Merchant, Soldier, Sage: A New History of Power
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A bold new interpretation of modern history as a struggle between three economic groups
We are now living in an age of merchants, but it was not always so. The history of civilization, in large part, is a story of a battle between agrarian aristocracy, the military, and a class of learned experts, or priests. Yet in seventeenth-century England and in the Netherlands, another group entered the mêlée for power: the merchants. For the last four decades, the merchant's power has been unfettered. In Merchant, Soldier, Sage, acclaimed Oxford scholar David Priestland proposes a radical new approach to understanding today’s balance of power, and analyzes the societal and economic historical conditions required for one of these three value systems to dominate. Priestland asserts that, in the wake of the Great Recession, the weakened and discredited merchant still clings to power—but the world is again in the midst of a period of upheaval.
Islamists – are actually a mixed collection of populist, pro-poor radicals, and the pro-merchant Muslim Brotherhood – the largest and best organized party. Its arguably most influential leader, Khairat al-Shater, is a multi-millionaire who owns a famous furniture business, and its programme is a resolutely free-market one.119 The Muslim Brotherhood’s leaders and supporters are the equivalent of the pious, nonconformist businessmen of nineteenth-century England, not bin Laden-type warriors; and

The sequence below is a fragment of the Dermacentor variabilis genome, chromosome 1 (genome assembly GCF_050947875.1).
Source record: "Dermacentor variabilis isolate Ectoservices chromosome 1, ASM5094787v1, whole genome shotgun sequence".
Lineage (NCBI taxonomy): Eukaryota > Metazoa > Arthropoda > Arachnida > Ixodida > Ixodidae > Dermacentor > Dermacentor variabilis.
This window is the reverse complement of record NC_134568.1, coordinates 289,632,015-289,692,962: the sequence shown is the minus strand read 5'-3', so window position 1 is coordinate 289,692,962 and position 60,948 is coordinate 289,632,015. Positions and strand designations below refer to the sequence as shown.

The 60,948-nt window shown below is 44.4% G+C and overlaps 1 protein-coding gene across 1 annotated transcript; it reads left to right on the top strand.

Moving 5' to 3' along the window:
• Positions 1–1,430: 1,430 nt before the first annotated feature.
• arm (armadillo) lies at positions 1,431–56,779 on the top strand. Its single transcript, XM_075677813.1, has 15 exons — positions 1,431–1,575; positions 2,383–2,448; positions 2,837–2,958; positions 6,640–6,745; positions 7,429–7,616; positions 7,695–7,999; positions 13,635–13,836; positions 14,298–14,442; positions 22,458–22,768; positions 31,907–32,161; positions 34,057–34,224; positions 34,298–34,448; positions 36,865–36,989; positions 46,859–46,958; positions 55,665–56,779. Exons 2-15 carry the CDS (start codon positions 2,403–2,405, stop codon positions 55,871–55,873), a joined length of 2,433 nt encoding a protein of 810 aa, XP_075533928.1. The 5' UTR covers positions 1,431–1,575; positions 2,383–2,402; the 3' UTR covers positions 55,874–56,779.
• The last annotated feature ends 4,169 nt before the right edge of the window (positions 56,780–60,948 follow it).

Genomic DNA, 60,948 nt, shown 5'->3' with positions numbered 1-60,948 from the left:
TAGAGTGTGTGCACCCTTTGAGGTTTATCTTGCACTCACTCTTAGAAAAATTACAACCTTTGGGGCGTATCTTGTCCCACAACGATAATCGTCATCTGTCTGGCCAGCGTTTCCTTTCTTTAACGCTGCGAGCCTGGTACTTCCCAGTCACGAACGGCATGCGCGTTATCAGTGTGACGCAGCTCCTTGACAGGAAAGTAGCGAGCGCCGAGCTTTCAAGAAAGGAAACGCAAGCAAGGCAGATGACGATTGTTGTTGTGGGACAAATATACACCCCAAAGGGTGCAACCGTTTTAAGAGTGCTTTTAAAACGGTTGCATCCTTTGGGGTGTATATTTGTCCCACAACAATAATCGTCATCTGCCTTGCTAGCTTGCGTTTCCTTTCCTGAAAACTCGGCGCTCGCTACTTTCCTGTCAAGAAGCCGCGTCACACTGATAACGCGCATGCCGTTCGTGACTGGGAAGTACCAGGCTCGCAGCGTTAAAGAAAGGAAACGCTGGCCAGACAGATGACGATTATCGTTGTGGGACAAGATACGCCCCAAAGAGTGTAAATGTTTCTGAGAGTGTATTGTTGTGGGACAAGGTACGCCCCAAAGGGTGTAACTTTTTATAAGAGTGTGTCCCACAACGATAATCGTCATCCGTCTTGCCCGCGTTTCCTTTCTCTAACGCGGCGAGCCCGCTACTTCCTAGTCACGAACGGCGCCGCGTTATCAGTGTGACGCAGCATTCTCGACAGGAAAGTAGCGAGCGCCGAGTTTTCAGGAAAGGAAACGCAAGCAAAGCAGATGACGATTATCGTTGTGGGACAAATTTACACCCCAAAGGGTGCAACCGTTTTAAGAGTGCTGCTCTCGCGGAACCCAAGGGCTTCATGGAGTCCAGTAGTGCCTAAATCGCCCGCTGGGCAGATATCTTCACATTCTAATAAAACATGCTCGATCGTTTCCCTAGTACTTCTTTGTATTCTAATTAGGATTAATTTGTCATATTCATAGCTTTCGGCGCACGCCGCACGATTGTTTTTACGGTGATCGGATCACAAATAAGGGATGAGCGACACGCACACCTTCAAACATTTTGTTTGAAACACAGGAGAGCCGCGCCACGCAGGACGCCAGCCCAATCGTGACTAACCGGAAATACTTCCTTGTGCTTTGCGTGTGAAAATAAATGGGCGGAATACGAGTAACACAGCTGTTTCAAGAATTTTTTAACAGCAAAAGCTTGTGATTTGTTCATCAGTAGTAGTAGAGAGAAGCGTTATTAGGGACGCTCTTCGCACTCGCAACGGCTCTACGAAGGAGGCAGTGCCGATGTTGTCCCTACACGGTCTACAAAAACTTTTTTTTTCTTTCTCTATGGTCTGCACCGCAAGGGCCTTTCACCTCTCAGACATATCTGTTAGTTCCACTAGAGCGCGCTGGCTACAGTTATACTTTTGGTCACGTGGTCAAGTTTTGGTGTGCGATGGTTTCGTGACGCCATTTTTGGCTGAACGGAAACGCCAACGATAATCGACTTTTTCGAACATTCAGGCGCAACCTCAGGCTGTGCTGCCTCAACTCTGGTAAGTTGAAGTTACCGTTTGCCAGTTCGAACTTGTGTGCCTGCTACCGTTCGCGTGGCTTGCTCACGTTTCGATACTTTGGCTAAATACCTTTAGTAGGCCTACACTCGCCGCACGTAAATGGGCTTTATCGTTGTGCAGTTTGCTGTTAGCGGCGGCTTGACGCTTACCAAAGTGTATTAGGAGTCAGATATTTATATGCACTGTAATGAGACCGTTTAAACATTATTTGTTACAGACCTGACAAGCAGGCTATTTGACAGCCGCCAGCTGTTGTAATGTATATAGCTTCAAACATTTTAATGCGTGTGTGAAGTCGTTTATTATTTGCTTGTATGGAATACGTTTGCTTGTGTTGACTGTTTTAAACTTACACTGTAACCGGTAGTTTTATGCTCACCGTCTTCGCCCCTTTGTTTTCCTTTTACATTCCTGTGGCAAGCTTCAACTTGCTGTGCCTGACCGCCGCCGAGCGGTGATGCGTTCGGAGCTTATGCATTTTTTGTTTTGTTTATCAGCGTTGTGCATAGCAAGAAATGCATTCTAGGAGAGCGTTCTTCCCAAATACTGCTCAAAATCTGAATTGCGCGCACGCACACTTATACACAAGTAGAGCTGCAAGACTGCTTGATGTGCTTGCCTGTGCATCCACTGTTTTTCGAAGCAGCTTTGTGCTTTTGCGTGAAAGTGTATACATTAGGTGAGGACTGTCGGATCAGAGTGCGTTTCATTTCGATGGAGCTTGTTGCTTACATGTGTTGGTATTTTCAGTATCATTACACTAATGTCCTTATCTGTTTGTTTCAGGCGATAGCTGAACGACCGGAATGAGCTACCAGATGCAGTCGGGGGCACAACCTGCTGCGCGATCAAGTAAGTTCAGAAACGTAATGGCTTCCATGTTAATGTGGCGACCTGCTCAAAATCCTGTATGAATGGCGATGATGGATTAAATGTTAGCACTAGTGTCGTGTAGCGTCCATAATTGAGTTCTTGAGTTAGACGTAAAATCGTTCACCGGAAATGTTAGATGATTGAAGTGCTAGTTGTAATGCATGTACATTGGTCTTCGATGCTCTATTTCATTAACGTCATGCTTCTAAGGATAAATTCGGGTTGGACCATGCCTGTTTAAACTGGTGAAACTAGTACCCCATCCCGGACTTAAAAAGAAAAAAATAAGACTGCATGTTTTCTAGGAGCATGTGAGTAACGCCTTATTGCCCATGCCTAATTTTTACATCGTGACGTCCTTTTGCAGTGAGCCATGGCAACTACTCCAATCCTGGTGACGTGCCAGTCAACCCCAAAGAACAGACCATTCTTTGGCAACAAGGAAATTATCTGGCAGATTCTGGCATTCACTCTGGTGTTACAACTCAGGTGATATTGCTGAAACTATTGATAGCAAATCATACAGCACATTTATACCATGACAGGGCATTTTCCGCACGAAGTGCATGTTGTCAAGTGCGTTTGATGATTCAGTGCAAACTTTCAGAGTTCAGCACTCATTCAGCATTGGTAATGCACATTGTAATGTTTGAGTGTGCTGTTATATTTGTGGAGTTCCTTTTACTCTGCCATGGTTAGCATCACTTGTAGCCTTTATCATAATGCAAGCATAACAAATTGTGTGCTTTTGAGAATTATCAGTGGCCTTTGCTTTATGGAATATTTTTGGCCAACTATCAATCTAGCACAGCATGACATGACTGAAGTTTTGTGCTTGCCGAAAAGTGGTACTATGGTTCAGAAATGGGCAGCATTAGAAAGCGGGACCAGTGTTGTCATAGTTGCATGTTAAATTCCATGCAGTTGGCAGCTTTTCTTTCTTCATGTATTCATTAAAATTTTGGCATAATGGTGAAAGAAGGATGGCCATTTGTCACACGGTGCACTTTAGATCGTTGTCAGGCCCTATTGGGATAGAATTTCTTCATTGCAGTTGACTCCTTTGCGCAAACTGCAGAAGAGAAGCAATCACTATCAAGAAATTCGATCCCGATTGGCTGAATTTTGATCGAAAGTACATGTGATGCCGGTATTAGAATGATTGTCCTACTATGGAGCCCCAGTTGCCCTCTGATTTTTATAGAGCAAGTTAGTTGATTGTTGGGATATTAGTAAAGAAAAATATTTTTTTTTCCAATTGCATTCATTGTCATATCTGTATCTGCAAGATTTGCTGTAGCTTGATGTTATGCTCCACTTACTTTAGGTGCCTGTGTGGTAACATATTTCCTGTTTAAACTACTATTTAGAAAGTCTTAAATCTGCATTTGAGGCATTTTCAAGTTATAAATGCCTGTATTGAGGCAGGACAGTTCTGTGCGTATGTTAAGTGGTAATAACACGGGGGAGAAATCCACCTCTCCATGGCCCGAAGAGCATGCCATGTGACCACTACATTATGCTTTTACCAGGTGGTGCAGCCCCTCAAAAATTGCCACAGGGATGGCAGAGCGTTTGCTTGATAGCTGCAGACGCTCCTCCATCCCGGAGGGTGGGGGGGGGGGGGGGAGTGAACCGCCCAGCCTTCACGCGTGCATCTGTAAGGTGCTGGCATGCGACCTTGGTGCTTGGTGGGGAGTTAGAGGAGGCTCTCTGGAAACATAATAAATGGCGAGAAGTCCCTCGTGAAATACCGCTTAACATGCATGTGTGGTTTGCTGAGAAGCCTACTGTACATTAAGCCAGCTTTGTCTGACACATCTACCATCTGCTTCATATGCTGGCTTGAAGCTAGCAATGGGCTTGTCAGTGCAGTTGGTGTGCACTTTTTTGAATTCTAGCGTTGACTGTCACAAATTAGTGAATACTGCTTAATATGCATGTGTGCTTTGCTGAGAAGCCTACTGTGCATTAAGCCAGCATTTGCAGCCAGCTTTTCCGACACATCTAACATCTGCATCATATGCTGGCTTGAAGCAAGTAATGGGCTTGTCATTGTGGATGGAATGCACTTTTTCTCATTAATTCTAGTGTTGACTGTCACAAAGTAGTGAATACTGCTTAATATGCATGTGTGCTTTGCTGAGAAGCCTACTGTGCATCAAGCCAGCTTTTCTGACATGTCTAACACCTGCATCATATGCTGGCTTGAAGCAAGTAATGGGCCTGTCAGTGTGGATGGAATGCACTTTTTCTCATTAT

1–2. B. Baloch, A Government Out of Sight. The Mystery of National Authority in Nineteenth Century America (Cambridge, 2009), ch. 2, pp. 277–84, also sees a tension between republican and Lockean market liberal ideals, stresses the unpopularity of the central state and the dominance of merchant ideals by the 1830s. For criticisms of the Sellers thesis, see M. Stokes and S. Conway (eds.), The Market Revolution in America: Social, Political, and Religious Expressions, 1800–1880 (Charlottesville,
customer could not endure the tension and the Christian merchant did not understand the psychology of the customers, whom one had to let bargain and bring down the price. In the Jewish store the Christian felt free to select the merchandise, test it, haggle and bargain down the price, get credit, and in general have a talk with the Jewish merchant, who was not pompous like the Christian storeowner.97 However, it is no surprise that merchants were often condemned by the agrarian castes.
desire for new identities and experiences. While some saw this negatively, as passive manipulation by advertisers, to many more it presented a genuine opportunity for individual creativity and aesthetic self-expression. The soft merchant had successfully re-tailored capitalism to suit a democratization of the Romantic spirit that particularly appealed to a confident, university-educated middle class.13 This reached its peak in the 1950s and 1960s, but it was in the 1920s that we can see a
recommend a package of economic policies that would attract foreign investors. His subsequent boosterish speech, which carefully obscured the shaky condition of the Polish economy, received such headlines as ‘PRINCETON MAN, MONEY DOCTOR TO NATIONS, OPTIMISTIC OVER POLAND’. It had the desired effect: American bankers bought heavily into Polish bonds.36 By 1926, as more countries joined the Gold Standard and American money flooded into Europe, it seemed as if the new soft merchant order, centred